It was about an hour into the first day that I caught my first fish. To say that the experience was nothing like I had expected would be an understatement. For many years, I had imagined sitting for hours with a rod in hand on a muddy river bank waiting for luck to strike and for the so-called prize to be a smelly, slimy sea creature. This was not the case. As I felt the rod pull and buckle, I was filled with a huge surge of adrenalin. I had no idea that when a big fish was at the end of the line, there was actual skill required. My inner competitiveness kicked in and I was not going to let this fish off the hook. To some I may have looked like I was running around the boat like a crazy woman, perhaps even a slightly negligent mama with my determination. I used all of my strength to pull my first catch briefly out of the water before experiencing the satisfaction of releasing it back to the depths. I was overwhelmed with satisfaction and joy. There was also a part of me in awe that, when the tastiest species came along, I could participate in the harvest of something that our family would later enjoy over a meal together.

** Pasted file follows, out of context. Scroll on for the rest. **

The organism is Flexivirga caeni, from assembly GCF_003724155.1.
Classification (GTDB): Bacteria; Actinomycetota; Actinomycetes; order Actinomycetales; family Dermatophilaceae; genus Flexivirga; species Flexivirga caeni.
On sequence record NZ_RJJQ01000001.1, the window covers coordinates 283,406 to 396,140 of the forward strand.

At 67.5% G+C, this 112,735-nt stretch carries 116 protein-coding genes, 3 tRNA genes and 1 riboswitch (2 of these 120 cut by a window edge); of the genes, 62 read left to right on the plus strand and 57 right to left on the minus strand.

There is no doubt that my newfound enjoyment in fishing has left Dave most pleasantly surprised and excited about the prospect of future family fishing adventures. Actually, scratch that, he is absolutely frothing! This trip has really provided each member of our family, on an almost daily basis, with the time and space to learn new things about one other and ourselves.

Family fishing adventures, Dampier Archipelago
Olivia, Mia, and I on our way to our fishing spot in our PJs